Wow what a great video. I live down in the tropics, Caribbean. I want to start an cut flower farm! Do you have any resources that I can use to do some research on the best species to plant down here ? More of the annual type as we already have many ginger Lilly’s, hibiscus, song of India….etc.

  27. Cathy Smith on July 1, 2021 at 1:59 am

    Thank you for your videos!

  28. Yang Su on July 1, 2021 at 2:00 am

    thank you for so many good suggestions for a cutting flower garden. I will try them next year.

  29. Rosealee Brandt on July 1, 2021 at 2:01 am

    Love your videos, and very helpful!

  30. R Darrett on July 1, 2021 at 2:04 am

    What is the bush that is in the left part of your frame around 6:51? Does PW send you new varieties in order to advertise or did you get it from a “premier” garden center?

  31. Karen Lamensdorf on July 1, 2021 at 2:06 am

    You did this once and it would be great to see it again. You cut from the garden and showed us how to arrange them. It was so interesting to see what the plant looked like in your garden, to how you cut/shaped them, to the arrangement. Could you do more of those please? Thank you.

  32. Kim Williams on July 1, 2021 at 2:08 am

    Beautiful flowers please check out my brother Wayne his utube Garden channel ThePlantaholic capital T and P his head Gardner holitcualrist at Birmingham botanical gardens UK

  33. Uday Mahurlkar on July 1, 2021 at 2:08 am

    Can I join with you ,me from India
    I like to work for flowers…. Please reply if possible, thanks and regards

  34. Michelle Carver on July 1, 2021 at 2:08 am

    Love these tips!!!

  35. Lorraine Courtney on July 1, 2021 at 2:09 am

    Thank you for all the tips !!! 😁

  36. Loving your Lifestyle on July 1, 2021 at 2:10 am

    I love the idea for growing flowers. I have a small area for a flower garden. There is so many beautiful flowers to choose from for cuttings from the garden to the vase at your dinner table to enjoy. Check out DIY for some ideas. Don’t forget the amazing deals.

  37. Mona Wolfe on July 1, 2021 at 2:10 am

    I’ve been trying to do the same thing w my landscape garden! Growing from seeds is growing on me, though if you had asked me 2 months ago I would have said never again. But once my Apple blossom Snaps started blooming I think I got hooked! Don’t know what to do about white carnations that are in a pot and have set buds. They were so scrawny that I never planted out & w our short season in 5b should I just winter over in the pot for next year? Or is there time enough for them to become spectacular if I plant them out? There’s 9 seedlings, lanky w bent stems, 2 getting ready to bloom. I obviously have a lot to learn about growing seeds.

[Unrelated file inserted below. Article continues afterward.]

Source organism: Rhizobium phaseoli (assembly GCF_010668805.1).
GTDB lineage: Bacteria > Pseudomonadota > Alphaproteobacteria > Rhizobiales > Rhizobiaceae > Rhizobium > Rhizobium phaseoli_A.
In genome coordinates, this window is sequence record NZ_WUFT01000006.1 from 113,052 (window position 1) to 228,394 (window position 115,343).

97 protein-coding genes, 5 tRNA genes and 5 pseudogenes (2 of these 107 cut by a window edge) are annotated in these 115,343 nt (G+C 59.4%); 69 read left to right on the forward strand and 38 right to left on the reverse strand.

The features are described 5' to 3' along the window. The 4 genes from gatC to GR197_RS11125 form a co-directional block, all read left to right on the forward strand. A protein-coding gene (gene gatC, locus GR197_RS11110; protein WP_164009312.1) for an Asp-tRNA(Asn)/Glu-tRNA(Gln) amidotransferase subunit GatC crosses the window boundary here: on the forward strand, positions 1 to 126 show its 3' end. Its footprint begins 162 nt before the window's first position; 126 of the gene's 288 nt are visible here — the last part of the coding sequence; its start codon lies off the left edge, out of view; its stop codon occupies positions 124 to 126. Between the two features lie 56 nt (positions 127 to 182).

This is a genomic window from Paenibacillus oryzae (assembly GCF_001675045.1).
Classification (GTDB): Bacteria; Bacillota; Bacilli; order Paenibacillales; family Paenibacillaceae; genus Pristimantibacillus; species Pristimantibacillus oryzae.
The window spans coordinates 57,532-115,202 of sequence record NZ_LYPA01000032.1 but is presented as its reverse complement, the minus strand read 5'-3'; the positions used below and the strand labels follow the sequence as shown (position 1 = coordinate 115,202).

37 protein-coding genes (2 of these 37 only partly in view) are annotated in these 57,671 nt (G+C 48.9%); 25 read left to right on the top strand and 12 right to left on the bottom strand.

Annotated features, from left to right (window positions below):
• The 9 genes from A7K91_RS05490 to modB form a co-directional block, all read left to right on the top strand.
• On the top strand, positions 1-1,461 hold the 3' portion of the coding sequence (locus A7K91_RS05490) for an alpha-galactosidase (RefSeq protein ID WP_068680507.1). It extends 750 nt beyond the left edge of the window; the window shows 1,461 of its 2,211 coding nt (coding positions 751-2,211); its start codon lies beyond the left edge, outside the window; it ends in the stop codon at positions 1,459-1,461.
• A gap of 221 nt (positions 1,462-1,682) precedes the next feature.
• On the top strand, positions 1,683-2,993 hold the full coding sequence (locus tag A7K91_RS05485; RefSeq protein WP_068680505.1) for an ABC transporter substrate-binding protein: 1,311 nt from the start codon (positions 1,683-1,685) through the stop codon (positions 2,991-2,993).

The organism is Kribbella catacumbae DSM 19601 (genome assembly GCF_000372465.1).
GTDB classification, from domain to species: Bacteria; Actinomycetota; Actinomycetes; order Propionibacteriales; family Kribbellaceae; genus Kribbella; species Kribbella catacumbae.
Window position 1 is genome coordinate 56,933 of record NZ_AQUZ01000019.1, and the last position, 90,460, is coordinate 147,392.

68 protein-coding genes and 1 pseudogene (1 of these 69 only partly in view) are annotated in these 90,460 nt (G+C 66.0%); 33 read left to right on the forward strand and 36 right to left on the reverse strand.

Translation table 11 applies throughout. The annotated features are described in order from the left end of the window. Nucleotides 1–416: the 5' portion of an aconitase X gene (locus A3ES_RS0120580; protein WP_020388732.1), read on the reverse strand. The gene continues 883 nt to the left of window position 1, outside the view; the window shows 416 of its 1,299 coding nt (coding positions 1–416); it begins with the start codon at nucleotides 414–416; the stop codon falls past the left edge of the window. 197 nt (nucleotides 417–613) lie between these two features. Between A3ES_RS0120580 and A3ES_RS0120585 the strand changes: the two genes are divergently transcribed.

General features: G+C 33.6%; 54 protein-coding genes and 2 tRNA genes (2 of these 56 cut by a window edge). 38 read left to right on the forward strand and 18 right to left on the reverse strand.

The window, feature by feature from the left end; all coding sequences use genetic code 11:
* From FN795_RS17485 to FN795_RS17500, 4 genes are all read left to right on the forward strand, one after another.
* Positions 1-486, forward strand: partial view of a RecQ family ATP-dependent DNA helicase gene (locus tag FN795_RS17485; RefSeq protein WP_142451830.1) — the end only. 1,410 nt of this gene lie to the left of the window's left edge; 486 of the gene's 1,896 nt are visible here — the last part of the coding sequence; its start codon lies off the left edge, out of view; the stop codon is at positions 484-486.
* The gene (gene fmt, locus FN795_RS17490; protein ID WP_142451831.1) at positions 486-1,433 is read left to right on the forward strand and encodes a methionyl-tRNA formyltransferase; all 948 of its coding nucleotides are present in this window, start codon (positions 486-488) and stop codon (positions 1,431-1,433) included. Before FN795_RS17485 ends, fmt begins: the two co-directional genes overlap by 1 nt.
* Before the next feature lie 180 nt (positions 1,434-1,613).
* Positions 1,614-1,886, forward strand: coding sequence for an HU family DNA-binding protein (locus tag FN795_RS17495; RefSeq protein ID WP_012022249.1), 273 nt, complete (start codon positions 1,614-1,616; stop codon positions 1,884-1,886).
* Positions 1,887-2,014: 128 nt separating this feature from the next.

38. Garden Doodles on July 1, 2021 at 2:11 am

    So informative! Thank you.

  39. Amy Transue on July 1, 2021 at 2:13 am

    This video was so helpful! I’m definitely going to listen again and take notes for next year!

  40. Gardening with Bridget on July 1, 2021 at 2:14 am

    This was SUPER HELPFUL!!!!! Thanks!!!!

  41. Masud Masud on July 1, 2021 at 2:15 am

    Love you dear sister

  42. Woodscarving Show on July 1, 2021 at 2:16 am

    Wow, good to see beautiful garden ❤️

  43. Carol Ann on July 1, 2021 at 2:21 am

    What is the best time to do a bed AS well AS amending rhe soil?

  44. Diane M on July 1, 2021 at 2:22 am

    I definitely want to start a cut flower section in my garden. I’ll be re-watching this video soon. Thank you for the tips.

  45. Isabelle Yang on July 1, 2021 at 2:23 am

    Very informative video. Can you do a video on seed/ bulb ordering ( how do you know how much seeds or bulbs to order for a cut flower garden)?

  46. Mary Shields on July 1, 2021 at 2:24 am

    This video is so full of great information, so first of all I want to thank you for all the guidance. I was wondering if you have a preferred lab for soil testing? Do all labs provide the same information or is there certain data I need to look for or ask for specifically? I am thinking about farming some land I dont know anything about it except it is very compacted with probably lots of clay! Thanks again 😀

  47. JenJen M on July 1, 2021 at 2:24 am

    Where do you order your bulbs and seeds?

  48. Kevin Rawdon on July 1, 2021 at 2:25 am

    You have the same accent as Chuck Schuldiner from Death

  49. monty shinn on July 1, 2021 at 2:26 am

    What a wonderful informative Video. I must look for those new hydrangeas. Thankyou!

  50. Sugeng Riyadi on July 1, 2021 at 2:28 am

    For ornamental plant lovers in 2021, love it